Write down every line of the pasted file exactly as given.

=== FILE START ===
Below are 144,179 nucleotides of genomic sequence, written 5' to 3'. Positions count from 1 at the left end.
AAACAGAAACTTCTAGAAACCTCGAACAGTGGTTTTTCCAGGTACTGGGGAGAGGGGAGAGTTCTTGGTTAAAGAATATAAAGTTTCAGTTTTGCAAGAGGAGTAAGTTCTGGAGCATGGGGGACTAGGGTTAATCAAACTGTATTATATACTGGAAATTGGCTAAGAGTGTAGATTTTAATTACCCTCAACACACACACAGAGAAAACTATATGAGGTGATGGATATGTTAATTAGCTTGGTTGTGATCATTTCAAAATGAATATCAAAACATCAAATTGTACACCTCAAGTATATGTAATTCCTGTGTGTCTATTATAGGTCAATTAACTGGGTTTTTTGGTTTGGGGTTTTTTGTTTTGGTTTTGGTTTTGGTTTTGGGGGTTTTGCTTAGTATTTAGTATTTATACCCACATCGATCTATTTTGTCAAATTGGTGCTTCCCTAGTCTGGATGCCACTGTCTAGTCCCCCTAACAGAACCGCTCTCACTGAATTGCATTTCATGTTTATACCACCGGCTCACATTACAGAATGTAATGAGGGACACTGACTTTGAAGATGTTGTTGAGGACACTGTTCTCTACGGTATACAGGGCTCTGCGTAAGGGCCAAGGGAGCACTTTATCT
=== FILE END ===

Below are 144,179 nucleotides of genomic sequence, written 5' to 3'. Positions count from 1 at the left end.
AAACAGAAACTTCTAGAAACCTCGAACAGTGGTTTTTCCAGGTACTGGGGAGAGGGGAGAGTTCTTGGTTAAAGAATATAAAGTTTCAGTTTTGCAAGAGGAGTAAGTTCTGGAGCATGGGGGACTAGGGTTAATCAAACTGTATTATATACTGGAAATTGGCTAAGAGTGTAGATTTTAATTACCCTCAACACACACACAGAGAAAACTATATGAGGTGATGGATATGTTAATTAGCTTGGTTGTGATCATTTCAAAATGAATATCAAAACATCAAATTGTACACCTCAAGTATATGTAATTCCTGTGTGTCTATTATAGGTCAATTAACTGGGTTTTTTGGTTTGGGGTTTTTTGTTTTGGTTTTGGTTTTGGTTTTGGGGGTTTTGCTTAGTATTTAGTATTTATACCCACATCGATCTATTTTGTCAAATTGGTGCTTCCCTAGTCTGGATGCCACTGTCTAGTCCCCCTAACAGAACCGCTCTCACTGAATTGCATTTCATGTTTATACCACCGGCTCACATTACAGAATGTAATGAGGGACACTGACTTTGAAGATGTTGTTGAGGACACTGTTCTCTACGGTATACAGGGCTCTGCGTAAGGGCCAAGGGAGCACTTTATCT